Gareth Roberts chatted to Matt from Lola Colt about their debut album, tour and plans for the future.
As a band just releasing your debut album, how hard have you found it to develop a following and attract attention?
Those aren’t things we’ve consciously tried to do; we’ve just focused on developing ourselves and our music. People will seek out and find the artists that appeal to them.
You’ve been talked about in some reviews as a band particularly suited to a live environment. Why do you think that is and how different is your live sound to your studio sound?
The live show is very important to us. It comes first, above recording, which I think is unusual these days. We work really hard on that side of things. The studio environment is interesting because it offers endless possibilities to sculpt sounds in different and often more intricate ways, but it’s important to find the right balance between how a piece of music will come across on record and how it will work live.
The bands line-up is obviously quite large and that means you can achieve a much more expansive sound than many bands; do you factor this in when writing songs?
The decision to go for an expansive sound was designed into the band at its inception. It’s integral to the music, not a by product of happening to have a large line-up – meaning it exists whenever we write and doesn’t need to be consciously factored in. It’s the colour palette we’ve chosen to help paint the layers we imagine.
You’ve discussed the influence of movie music on your song writing, so how do you integrate the largely instrumental sound of film music into conventional rock songs?
Primarily by not writing conventional rock songs, but there is also another dimension to the way we approach the instrumentation that exists to tie together with the theme. The themes within the music, the sounds and textures we try to create, the attitude in which we play all exist to compliment or challenge the voice of the narrative. They work together, or against each other to enforce or change the songs meaning in the same way film composers use music to enhance or alter the emotional reaction to a scene.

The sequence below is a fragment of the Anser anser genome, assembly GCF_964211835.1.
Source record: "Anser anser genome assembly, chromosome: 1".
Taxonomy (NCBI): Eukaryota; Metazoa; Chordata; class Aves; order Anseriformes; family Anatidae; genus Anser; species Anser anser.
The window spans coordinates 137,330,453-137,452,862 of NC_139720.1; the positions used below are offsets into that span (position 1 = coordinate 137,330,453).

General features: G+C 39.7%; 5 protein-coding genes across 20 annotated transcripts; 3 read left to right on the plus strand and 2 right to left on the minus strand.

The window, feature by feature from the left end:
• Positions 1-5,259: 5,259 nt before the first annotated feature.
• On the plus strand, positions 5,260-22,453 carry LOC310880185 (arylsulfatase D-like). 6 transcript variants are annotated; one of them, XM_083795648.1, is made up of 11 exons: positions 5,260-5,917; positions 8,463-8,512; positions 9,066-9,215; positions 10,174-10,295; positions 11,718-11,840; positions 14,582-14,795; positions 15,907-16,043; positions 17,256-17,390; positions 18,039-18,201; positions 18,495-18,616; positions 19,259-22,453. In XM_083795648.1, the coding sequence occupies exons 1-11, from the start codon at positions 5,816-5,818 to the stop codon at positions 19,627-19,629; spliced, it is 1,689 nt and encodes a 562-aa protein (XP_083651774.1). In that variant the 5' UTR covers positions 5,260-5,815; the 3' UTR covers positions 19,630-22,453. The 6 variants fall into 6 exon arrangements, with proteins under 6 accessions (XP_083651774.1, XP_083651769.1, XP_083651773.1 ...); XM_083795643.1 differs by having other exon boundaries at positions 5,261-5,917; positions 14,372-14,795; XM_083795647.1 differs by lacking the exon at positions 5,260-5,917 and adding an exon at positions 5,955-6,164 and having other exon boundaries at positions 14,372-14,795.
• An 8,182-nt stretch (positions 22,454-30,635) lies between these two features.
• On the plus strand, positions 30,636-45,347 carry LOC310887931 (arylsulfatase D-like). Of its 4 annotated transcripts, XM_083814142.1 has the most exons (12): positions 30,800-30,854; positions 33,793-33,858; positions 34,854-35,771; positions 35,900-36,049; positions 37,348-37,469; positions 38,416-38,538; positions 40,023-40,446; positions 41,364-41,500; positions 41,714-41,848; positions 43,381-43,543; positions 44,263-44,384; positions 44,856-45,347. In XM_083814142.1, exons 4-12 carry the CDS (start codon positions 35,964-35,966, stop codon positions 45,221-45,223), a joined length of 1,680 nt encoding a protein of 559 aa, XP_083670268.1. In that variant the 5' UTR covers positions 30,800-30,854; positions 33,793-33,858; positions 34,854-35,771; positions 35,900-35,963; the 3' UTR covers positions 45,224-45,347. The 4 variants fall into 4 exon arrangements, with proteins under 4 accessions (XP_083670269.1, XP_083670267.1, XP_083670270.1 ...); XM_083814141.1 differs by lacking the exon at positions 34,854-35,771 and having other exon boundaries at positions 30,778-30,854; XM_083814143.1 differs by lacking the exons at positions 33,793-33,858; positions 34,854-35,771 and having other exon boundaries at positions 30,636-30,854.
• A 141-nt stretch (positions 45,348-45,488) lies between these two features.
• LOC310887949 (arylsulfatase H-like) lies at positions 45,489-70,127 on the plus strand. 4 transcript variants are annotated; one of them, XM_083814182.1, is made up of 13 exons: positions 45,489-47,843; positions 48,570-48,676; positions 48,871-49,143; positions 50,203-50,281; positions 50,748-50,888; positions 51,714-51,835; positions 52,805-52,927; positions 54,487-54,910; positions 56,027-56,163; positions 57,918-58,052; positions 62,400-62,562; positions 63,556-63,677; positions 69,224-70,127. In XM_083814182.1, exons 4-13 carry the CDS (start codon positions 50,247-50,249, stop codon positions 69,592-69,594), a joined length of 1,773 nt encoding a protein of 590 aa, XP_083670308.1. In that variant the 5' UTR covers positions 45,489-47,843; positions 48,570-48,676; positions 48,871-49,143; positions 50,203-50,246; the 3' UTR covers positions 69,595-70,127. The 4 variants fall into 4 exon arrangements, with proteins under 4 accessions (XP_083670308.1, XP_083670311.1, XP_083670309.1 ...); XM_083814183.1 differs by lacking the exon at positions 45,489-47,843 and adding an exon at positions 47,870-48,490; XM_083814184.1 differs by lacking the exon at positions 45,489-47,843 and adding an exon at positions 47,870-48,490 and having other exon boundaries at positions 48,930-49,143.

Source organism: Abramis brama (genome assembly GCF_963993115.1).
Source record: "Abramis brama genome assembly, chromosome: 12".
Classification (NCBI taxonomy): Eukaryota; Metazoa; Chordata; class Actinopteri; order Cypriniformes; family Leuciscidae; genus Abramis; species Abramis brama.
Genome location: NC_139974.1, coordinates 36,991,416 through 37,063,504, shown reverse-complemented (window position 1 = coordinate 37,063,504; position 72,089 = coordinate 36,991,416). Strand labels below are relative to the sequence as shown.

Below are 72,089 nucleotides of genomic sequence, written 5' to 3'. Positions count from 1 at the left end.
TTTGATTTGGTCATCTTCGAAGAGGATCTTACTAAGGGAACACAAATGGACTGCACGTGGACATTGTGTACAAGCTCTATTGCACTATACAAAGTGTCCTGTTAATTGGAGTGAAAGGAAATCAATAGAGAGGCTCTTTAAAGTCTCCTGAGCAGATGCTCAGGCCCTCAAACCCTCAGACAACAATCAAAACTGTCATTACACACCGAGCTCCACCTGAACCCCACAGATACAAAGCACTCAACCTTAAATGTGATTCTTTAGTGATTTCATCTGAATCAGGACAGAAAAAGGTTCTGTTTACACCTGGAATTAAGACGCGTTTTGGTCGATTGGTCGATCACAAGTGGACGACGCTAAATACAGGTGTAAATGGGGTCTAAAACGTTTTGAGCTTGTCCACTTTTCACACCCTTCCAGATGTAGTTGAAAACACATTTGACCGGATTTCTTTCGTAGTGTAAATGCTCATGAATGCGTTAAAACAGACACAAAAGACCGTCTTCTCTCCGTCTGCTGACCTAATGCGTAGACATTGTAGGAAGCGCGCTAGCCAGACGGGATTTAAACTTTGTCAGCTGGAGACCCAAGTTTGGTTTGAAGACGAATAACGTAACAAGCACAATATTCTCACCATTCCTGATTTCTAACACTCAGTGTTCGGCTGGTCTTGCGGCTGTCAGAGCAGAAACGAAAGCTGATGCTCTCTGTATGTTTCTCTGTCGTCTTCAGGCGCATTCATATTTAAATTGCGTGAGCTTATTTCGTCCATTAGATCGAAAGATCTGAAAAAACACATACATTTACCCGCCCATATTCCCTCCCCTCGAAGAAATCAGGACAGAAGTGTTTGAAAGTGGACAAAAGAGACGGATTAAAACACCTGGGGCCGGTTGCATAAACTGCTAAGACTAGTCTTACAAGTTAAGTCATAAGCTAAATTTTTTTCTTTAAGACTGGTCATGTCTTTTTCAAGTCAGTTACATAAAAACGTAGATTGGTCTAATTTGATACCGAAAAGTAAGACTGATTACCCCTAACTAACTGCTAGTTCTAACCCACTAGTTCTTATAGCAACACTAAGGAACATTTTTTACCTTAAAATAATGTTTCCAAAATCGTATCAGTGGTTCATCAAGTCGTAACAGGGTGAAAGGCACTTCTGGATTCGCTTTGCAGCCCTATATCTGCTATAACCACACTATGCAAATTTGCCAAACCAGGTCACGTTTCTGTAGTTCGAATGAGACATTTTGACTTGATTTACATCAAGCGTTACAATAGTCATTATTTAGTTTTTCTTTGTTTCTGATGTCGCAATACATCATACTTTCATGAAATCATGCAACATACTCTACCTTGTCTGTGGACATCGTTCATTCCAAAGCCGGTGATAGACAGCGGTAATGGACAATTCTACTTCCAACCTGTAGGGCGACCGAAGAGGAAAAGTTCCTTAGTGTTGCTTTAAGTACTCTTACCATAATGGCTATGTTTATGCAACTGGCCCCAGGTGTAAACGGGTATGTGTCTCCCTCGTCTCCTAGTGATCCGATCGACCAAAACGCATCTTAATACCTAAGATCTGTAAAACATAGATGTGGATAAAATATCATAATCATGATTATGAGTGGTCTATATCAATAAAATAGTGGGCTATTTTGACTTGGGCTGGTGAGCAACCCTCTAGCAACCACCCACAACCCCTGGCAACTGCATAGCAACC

What other influences have there been on your song writing and on the sound you create?
I’ve always been fascinated by the restrictions that artists purposely impose on themselves. It sounds counterintuitive but it’s these restrictions that have led to some of the most incredible creative breakthroughs. It’s also something that can be employed across all art forms. I remember first becoming aware of it in the literature of the beat generation and Kerouac’s ‘spontaneous prose’ method – the idea of a pure stream of consciousness, unpolluted by second thoughts, stripped of the luxury of hindsight having some greater and more deeply personal merit was so exciting! You can find the same approach in great jazz music. The Dogme 95 avant-garde filmmaking movement is perhaps one of the most extreme examples of strict artistic limitation. We use similar principles [although less strictly] during our songwriting sessions to ensure we keep a string stamp on our sound. It’s a further use of the colour palette we’ve chosen, and an important part of our sound.
Your recent album was produced by Jim Sclavunos, who has been in a vast number of highly influential bands. What’s working with someone with so much experience like?
It’s great fun, but it’s also scary to involve someone from the outside. You have to work on the relationship as well as the music. You need trust and you need to find balance. Jim is fantastic at adapting to situations and getting the most from them. He knows instinctively what areas to push and what to let go. Having the right pair of ears critiquing your music objectively from the outside is invaluable at times because as the artist you’re often too deeply immersed in the wood to see trees.
Has the fact that you’re now touring to support an album changed anything about the experience of touring and performing?
LC: Yes, it’s changed the feeling in the room when we perform. Now the album is out there is a good chance that people have heard some, or all, of your recorded music and therefore are familiar with songs. You can see different people react in different ways to what they recognise, and to sing along with songs they know – it really brings a different dimension to the show.
What sort of plans do you have for the future? Will we see you in Exeter soon?
LC: We’d love to come to Exeter soon! Unfortunately the closest we’ll come on our next UK tour in February is Southampton. That’s kind of half way between London and Exeter though, so perhaps we can meet in the middle? Ha. Beyond that we’ll be touring Europe in March and playing some festivals so there’s loads to look forward to.
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